This week, the Jets will have their crack.
As strange as this may be perceived, Mark Sanchez is not the quarterback that Ryan Fitzpatrick is. Sanchez can be prone to making costly errors and cannot effectively run an offense that is predicated on throwing the football. He succeeds when the running game is clicking and can employ his play-action fake, one of the better ones in the league.
Regardless, the Jets have some receivers that can pose a tremendous threat to the Raiders. A pair of former Pittsburgh Steelers, Santonio Holmes and Plaxico Burress, man the flanker positions, with Derrick Mason coming off the bench. While all three are a fraction of the players they used to be, they can present a lot of problems for Oakland's cornerbacks.
It would be in the Raiders' best interest that they put Routt on Holmes and Chris Johnson, who was abused last week by Steve Johnson, on the slower Plaxico Burress.
Both corners are 6'1'', so each one would match up equally against the taller Burress, but the key here is Holmes. He is the more polished of the two receivers and to avoid a similar situation to last week, it would behoove the Raiders to simply have Routt shadow Holmes. Inexplicably, Johnson was lined up against the Bills' Johnson for the majority of the game. Not surprisingly, he looked lost and overmatched. Hopefully, the coaching staff learned from its mistake and puts their best guy on the other team's.
While Michael Huff, the Raiders' nickel corner on passing downs, should neutralize Mason, a player the team should keep an eye on is Dustin Keller. As it is, he presents matchup problems because of his size and speed. Once again, Oakland is without safety Mike Mitchell, who they would normally have cover speedier tight ends.
Strong safety Tyvon Branch cannot be trusted to cover Keller. He has not shown that he can consistently cover the other team's tight end, never mind their receivers. Look for the Raiders to try and throw Jerome Boyd, Mitchell's replacement, on Keller and hope for the best. They will also have middle linebacker Rolando McClain try his hand at covering Keller on some plays. He was spotty in coverage last week against Buffalo.
Because of this breakdown, the Raiders have no choice but to apply pressure on Sanchez early and often. If the front four can do it on their own, they will be in great position on the back end to make plays on rushed passes. Yet, if the front four is neutralized as they were last week against Buffalo, defensive coordinator Chuck Bresnahan cannot sit back and hope for the corners to do their jobs. If after this first or second drive the Raiders cannot muster any push on the Jets' offensive line, they need to bring in the heat from the linebackers and the secondary. If Sanchez is unfettered in the pocket, the advantage clearly swings to New York's favor.
There is no facet of the game that is more important than Oakland's success on the ground. Once again, the Raiders face a 3-4 defense, a defense that has traditionally given them fits in figuring out how to block. Unlike the Bills however, the Jets are extremely adept at stopping the run.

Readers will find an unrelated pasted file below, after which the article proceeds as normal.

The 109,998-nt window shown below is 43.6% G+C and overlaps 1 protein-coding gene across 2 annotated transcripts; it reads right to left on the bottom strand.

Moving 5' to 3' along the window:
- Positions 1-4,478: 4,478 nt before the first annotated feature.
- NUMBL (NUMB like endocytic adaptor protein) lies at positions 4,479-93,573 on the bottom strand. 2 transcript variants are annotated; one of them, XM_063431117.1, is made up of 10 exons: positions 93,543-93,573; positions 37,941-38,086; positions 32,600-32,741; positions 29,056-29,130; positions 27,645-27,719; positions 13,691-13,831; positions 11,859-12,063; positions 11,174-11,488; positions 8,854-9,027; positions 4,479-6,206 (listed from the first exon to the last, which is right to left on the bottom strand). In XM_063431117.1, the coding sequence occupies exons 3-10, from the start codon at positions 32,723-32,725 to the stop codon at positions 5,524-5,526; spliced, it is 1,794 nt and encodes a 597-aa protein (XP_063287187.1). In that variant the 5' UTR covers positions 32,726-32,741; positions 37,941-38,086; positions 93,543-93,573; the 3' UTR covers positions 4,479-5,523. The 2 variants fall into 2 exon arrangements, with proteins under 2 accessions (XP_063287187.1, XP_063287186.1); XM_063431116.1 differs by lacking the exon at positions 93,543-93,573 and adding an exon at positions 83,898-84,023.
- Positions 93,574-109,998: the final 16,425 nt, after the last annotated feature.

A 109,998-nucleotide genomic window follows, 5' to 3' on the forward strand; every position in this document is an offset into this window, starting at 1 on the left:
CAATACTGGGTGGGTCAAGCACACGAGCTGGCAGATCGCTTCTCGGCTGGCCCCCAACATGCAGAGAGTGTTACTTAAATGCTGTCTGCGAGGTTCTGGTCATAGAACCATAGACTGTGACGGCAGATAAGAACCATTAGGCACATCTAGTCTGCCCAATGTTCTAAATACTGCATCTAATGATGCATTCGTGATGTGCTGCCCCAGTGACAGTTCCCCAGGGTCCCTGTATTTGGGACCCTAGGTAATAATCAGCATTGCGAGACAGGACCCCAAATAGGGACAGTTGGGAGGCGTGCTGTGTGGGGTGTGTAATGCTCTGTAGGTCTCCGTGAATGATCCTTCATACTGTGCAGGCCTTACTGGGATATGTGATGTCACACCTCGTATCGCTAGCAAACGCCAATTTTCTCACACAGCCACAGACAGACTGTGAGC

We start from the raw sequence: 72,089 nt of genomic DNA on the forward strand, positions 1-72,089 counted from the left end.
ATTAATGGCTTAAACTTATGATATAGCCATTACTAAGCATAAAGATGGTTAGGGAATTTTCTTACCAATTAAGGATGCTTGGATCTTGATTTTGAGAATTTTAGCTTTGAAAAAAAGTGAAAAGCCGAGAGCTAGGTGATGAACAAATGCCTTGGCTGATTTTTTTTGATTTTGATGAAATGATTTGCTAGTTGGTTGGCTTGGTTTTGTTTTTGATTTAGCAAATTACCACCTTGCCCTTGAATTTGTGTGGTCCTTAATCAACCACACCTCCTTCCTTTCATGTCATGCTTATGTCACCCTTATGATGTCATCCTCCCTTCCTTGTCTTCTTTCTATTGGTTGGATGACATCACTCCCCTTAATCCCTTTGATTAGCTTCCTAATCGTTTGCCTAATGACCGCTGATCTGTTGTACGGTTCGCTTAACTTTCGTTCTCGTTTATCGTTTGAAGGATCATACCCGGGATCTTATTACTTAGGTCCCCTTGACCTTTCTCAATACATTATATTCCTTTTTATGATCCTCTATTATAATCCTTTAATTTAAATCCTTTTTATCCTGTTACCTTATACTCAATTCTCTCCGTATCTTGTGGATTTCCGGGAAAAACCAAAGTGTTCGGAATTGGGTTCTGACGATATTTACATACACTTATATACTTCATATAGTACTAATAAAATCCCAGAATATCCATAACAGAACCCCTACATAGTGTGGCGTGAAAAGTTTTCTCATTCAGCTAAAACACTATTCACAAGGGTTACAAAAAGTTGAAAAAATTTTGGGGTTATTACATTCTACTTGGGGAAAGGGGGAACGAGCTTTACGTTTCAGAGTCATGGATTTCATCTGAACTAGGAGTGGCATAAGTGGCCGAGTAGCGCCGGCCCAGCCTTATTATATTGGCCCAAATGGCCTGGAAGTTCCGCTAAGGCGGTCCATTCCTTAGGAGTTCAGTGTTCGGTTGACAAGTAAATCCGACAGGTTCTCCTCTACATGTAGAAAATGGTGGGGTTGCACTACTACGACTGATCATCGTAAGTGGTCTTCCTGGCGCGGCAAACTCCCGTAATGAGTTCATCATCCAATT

Say all you want about Maurice Jones-Drew, but the Jets have not faced a running back like Darren McFadden. His combination of speed and strength is one that is unmatched in the league. Couple that with battering ram Michael Bush coming in for relief of McFadden, and this is a completely different running attack than the Jets' faced back in 2009.
The offensive line has been much improved thus far on the season and their transition to the power blocking scheme has been seamless. In addition to the starting five, the Raiders like to bring in an extra blocker on many occasions. That may change with Boss back in the fold, but if they choose to, Stephon Heyer, who is coming back from an injury, and Joseph Barksdale are viable options.
The one red flag in this facet has been the right side of the line. While the left side with Jared Veldheer, Stefen Wisniewski, and Samson Satele has had a lot of success, the right side with Cooper Carlisle and Khalif Barnes has been slacking. Not to say they have not been good, but there has been a tendency for more holes to be opening up for McFadden on the left side. This is no cause for concern yet, but it should be noted.
There is not much that needs to be analyzed in this matchup, the Raiders simply need to put hat on hat and dominate the line of scrimmage. They key here is execution and simply relying the team's strength to dominate the game. The offense is this game cannot be judged by points on the scoreboard. The tell-tale statistic will be time of possession. The Raiders need to control the clock and consistently move the chains. This will keep the Jets' offense off the field and limit their possessions. It is simple, if the Jets' offense is not on the field, they cannot score. In this case, a good offense can be a great defense.
Look for Michael Bush to be used a little more than in the previous two games in an effort to keep the Jets' defense off balance.
I did not want to focus on too many matchups this week as I did last week. I think more importance should be placed on the matchups I have outlined. There are fewer, but they are far more significant.
It really all boils down to time of possession. Can the Raiders run the ball on the Jets' defense? How will the Raiders' defense respond after last week's performance? Who makes more mistakes, Campbell or Sanchez? Will the Raiders make Shonn Greene look better than he is with undisciplined play and poor tackling?
I think it will be a back and forth affair, with both offenses having moderate success. The Raiders will once again be pitted in the game of the week. The good news for Oakland is that this game one that will play to Oakland's strengths. Their running game is simply far superior to that of the Jets. I also have faith that the defense will rebound and have a solid game.
It will be a very close matchup and, because of that, Raider Nation will be loud and rocking. They will be the difference in this one.
Oakland Raiders 19 - New York Jets 17